In an op-ed for The Hill, investigative journalist John Solomon surmises that the FBI under the leadership of Director Christopher Wray looks as if it is attempting to block the public from knowledge of the machinations FBI operatives committed to target Donald Trump during the 2016 election.
Solomon notes that the FBI is stonewalling the release of documents authored by British intelligence operative Christopher Steele that the FBI received from the State Department (which Hillary Clinton headed at the time). Those documents have been requested by Citizens United relying on the Freedom of Information Act.
Solomon write that an FBI assistant section chief stated of former Deputy Assistant Secretary Kathleen Kavalec’s documents, “We know that terrorist organizations and other hostile or foreign intelligence groups have the capacity and ability to gather information from myriad sources, analyze it and deduce means and methods from disparate details to defeat the U.S. government’s collection efforts,” adding that the FBI shouldn’t “jeopardize the fragile relationships that exist between the United States and certain foreign governments.”
Solomon added the FBI said, “FBI special agents have privacy interests from unnecessary, unofficial questioning as to the conduct of investigations and other FBI business.”
Solomon points out that 1) Steele’s “research he provided to State and the FBI in fall 2016 was being provided to Clinton and the Democratic National Committee, and to the media,” and 2) Steele was fired from the FBI Nov. 1, 2016, for leaking information, so claiming the need for secrecy, privacy or classification makes no sense.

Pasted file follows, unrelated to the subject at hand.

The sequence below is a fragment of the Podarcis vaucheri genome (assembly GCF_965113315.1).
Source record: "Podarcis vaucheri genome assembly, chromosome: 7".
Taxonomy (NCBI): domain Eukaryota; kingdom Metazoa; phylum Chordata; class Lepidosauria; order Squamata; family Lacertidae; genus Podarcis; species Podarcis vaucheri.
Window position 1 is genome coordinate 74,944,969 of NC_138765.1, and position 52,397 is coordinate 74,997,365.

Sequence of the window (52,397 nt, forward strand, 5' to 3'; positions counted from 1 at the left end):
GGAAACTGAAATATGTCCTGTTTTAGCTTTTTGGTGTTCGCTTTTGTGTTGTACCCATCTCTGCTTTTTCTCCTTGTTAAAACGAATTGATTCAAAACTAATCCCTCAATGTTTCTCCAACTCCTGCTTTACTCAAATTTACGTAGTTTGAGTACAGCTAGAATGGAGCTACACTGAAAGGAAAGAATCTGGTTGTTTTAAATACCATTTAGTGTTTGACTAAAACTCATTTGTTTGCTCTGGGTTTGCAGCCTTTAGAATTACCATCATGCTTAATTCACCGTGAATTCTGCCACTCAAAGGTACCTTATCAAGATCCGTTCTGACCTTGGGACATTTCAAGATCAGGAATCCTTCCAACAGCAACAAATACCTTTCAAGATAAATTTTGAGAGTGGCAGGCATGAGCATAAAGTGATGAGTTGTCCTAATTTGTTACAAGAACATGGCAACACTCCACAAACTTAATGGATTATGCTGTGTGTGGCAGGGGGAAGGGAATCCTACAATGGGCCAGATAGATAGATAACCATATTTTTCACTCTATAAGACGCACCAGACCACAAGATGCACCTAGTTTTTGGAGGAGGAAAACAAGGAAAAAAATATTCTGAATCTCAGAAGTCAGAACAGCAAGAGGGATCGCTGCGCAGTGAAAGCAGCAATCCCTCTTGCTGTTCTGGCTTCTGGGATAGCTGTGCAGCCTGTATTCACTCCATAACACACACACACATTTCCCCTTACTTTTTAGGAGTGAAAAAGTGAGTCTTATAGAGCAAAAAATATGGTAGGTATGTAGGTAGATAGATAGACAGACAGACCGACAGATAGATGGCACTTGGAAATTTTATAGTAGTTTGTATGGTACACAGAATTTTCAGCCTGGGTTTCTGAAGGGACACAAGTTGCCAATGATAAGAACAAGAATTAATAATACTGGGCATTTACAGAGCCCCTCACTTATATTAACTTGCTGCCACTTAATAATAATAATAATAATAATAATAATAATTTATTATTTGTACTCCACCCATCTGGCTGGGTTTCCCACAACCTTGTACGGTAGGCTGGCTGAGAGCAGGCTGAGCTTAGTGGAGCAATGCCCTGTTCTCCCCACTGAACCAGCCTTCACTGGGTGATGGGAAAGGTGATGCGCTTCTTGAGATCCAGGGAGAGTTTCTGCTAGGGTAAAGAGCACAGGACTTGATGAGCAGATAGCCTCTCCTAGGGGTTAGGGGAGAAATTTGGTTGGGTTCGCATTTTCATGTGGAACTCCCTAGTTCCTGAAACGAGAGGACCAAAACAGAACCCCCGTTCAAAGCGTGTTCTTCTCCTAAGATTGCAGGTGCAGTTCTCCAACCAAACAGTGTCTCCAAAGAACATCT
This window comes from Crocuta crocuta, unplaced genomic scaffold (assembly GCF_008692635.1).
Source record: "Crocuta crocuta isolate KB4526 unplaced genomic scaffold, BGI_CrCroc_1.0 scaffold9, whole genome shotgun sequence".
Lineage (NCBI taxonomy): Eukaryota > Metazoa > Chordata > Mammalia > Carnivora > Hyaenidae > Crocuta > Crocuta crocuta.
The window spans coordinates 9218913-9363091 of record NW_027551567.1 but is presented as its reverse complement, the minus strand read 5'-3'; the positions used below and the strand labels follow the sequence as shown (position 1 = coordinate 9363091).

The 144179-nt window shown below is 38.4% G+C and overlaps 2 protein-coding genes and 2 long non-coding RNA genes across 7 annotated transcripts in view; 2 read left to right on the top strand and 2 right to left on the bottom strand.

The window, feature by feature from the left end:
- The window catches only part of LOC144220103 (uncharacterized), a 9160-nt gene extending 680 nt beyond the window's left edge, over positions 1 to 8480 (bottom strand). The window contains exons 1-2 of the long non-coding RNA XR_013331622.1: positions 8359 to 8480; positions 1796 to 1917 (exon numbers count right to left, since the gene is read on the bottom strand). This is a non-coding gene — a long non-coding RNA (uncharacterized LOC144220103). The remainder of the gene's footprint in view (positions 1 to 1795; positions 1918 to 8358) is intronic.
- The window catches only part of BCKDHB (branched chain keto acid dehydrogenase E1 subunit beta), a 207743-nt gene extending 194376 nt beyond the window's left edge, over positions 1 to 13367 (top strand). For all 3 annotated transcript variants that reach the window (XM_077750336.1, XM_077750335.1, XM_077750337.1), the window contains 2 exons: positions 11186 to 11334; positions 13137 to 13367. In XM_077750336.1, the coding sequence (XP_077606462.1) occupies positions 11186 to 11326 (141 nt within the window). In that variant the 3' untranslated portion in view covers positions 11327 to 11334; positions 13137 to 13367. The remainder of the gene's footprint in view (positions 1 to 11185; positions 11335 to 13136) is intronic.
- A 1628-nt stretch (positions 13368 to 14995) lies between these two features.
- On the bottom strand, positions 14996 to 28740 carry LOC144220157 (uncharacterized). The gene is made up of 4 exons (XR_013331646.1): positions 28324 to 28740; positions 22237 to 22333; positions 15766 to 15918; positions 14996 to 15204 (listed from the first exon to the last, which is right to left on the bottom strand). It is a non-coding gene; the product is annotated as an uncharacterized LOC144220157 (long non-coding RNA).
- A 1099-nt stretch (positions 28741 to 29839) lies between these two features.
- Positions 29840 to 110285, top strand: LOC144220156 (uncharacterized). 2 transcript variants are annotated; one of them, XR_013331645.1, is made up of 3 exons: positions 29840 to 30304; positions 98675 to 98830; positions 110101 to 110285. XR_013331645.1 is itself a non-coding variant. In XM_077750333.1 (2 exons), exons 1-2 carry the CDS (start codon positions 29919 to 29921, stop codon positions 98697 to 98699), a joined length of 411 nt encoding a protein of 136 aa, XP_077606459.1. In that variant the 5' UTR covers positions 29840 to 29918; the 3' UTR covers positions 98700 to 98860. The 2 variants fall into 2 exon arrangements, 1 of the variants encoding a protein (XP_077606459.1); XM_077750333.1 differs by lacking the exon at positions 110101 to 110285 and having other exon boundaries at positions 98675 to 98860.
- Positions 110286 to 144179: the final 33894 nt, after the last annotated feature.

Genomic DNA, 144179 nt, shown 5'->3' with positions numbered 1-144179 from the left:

Solomon posits that the FBI’s agents “knew derogatory information about Steele and his work before they used his dossier to support a surveillance warrant targeting the Trump campaign and failed to disclose that information to the Foreign Intelligence Surveillance Court (FISC).”
Solomon cites one five-page memo that Kavalec downloaded from Steele which she forwarded to then-FBI section chief Steven Laycock, and claims his (Solomon’s) sources perused it, finding a claim that “Steele and some liberals spread late in the 2016 campaign that unusual computer pings between a Trump Tower server and Alfa Bank in Russia might be a secret communication channel by which Trump and Vladimir Putin were hijacking the election.”
But Solomon adds that the information was debunked by no less a personage than special counsel Robert Mueller. Solomon asks, “So if Mueller could talk about it and the information was transmitted in a non-classified manner, why would the FBI go to such lengths to fight its release?” He adds, “Eight days after Kavalec sent Laycock her annotated version of Steele’s Alfa Bank research, the FBI submitted to the FISC an application that won the agency permission to surveil former Trump campaign adviser Carter Page.”
Solomon concludes, “Claiming FBI agents have a privacy right to avoid facing hard questions, portraying public source documents as national secrets and doing the Muhammad Ali ‘rope-a-dope’ dance to thwart disclosure is not an acceptable alternative.”